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8 July 2015, 08:23
Police have traced a man they say helped one of their officers, as he lay seriously injured in a street in Burstwick.
A passer-by who stopped to help tend to a police motorcyclist who was hit by a car and later died has been hailed a "silent hero'' by the officer's colleagues.
Humberside Police said they plan to get in touch with Paul Ferreira, who came to the aid of Pc Russ Wylie after the collision in April, after he was identified within hours of them posting an appeal online.
Pc Wylie, 28, was a roads policing officer with the force, and died 24 hours after colliding with a Mitsubishi 4x4 on Daisy Hill Road, in Burstwick, East Yorkshire, on April 13.
Police had been trying to find out who the mystery helper in the pink top was since the incident, to thank him for his help in performing cardiopulmonary resuscitation alongside an off-duty trainee paramedic and another police officer who had been travelling with Pc Wylie.
Chief Inspector Mike Dring, from Humberside Police, said the trio's actions had given Pc Wylie an extra day of life, during which his family could say goodbye and allowing him to become an organ donor for five people.
Mr Ferreira commented briefly on Facebook to confirm he was the man in question, while a friend added that he was "a bit embarrassed'' by all the attention.
Mr Dring said Mr Ferreira had stopped to help and not demanded any recognition for his "heroic'' actions.
He said: "Not only would the force like to thank this man in person for what he did for Russ, I want him to know his actions kept him alive for a further 24 hours, which gave his family time to see him alive and allowed Russ to carry out his wish of being an organ donor.''
He added: "I am incredibly grateful to this man. To have helped the way he did, and then simply slip away from the scene are the actions of someone doing what is right but not expecting any recognition.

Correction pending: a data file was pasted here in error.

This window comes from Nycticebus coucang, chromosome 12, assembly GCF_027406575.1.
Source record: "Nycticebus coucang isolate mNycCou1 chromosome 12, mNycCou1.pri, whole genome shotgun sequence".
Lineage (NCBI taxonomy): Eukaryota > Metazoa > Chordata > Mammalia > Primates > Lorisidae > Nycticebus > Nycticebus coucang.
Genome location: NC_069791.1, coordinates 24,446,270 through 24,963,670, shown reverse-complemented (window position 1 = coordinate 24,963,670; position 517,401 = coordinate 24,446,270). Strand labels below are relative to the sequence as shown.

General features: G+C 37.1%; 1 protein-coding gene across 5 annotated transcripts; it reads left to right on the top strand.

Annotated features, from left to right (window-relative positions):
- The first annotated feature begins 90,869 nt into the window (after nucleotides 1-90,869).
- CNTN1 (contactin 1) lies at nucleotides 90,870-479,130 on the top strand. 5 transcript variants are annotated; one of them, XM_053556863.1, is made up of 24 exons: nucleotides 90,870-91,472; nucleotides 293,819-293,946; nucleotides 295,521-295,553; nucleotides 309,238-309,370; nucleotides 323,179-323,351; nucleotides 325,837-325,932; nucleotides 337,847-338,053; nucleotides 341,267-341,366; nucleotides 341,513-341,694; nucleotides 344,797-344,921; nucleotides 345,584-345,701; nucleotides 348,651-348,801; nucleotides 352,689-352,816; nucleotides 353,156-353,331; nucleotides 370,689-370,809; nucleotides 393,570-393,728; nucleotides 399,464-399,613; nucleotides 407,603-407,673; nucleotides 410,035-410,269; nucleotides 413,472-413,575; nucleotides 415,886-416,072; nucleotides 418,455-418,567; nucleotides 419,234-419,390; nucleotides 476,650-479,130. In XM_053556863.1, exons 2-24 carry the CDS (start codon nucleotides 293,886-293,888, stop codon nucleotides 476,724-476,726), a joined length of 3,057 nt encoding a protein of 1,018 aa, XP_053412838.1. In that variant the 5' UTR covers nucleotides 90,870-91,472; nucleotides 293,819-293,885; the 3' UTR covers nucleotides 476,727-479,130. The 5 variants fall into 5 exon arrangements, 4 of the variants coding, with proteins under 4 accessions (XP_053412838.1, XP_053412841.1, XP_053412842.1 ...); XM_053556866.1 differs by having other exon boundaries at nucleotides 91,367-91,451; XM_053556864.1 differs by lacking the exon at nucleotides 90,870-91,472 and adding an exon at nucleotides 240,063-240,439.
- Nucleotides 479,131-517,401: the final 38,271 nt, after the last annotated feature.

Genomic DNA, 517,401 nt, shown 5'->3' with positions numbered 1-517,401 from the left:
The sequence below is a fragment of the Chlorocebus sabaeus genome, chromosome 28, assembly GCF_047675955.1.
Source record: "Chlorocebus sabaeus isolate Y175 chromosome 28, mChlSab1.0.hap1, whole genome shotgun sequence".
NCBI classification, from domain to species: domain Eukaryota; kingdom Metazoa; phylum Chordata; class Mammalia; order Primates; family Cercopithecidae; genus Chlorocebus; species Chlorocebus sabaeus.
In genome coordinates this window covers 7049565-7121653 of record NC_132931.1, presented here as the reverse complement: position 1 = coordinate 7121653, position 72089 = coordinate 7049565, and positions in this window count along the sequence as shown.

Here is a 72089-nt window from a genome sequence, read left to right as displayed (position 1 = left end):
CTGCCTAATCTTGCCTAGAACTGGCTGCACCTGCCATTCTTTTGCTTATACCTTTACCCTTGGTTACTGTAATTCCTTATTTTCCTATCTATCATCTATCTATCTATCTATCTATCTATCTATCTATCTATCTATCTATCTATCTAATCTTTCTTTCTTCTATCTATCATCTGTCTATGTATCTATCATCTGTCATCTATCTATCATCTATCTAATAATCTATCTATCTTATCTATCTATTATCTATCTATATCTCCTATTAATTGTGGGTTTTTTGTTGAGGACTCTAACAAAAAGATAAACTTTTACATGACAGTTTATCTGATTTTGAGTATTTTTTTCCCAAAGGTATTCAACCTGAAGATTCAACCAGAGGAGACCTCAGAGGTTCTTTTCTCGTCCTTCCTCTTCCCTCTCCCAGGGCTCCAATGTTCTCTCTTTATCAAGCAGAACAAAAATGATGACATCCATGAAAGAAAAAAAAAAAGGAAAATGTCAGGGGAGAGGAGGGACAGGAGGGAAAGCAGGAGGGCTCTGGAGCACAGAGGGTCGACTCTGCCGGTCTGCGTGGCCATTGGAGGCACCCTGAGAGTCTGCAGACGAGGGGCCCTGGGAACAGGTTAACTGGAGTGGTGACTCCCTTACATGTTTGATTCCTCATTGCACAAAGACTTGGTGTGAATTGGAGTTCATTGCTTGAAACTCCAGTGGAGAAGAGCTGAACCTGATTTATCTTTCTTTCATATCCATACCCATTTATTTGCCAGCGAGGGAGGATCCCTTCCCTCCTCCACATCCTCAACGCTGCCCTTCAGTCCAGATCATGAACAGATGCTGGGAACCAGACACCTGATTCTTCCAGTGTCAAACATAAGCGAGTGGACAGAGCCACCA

"It is important to us all on a personal level that we trace this man. We all want to update him on how much of an impact his heroic actions have made to the gravely-ill five patients, to Russ's family and his friends and colleagues.''
The online appeal was shared hundreds of times, and people hailed the tale as "heartwarming''.
One person said: "Well done Paul, a great guy, I'm glad there are folks like you around in this world. Thoughts are with the officer and his family, as a proud parent of someone on the thin blue line, this is heartwarming. Much love and respect.''
Another wrote: "A tragic loss to family and friends but how fantastic to go the extra mile to help. How amazing are some people. Restores your faith in humanity.''
At the time of his death the force paid tribute to Pc Wylie as an experienced, highly respected and popular roads policing officer.
Humberside Police said its chief constable, Justin Curran, would like to officially recognise the actions of all those who helped Pc Wylie that day.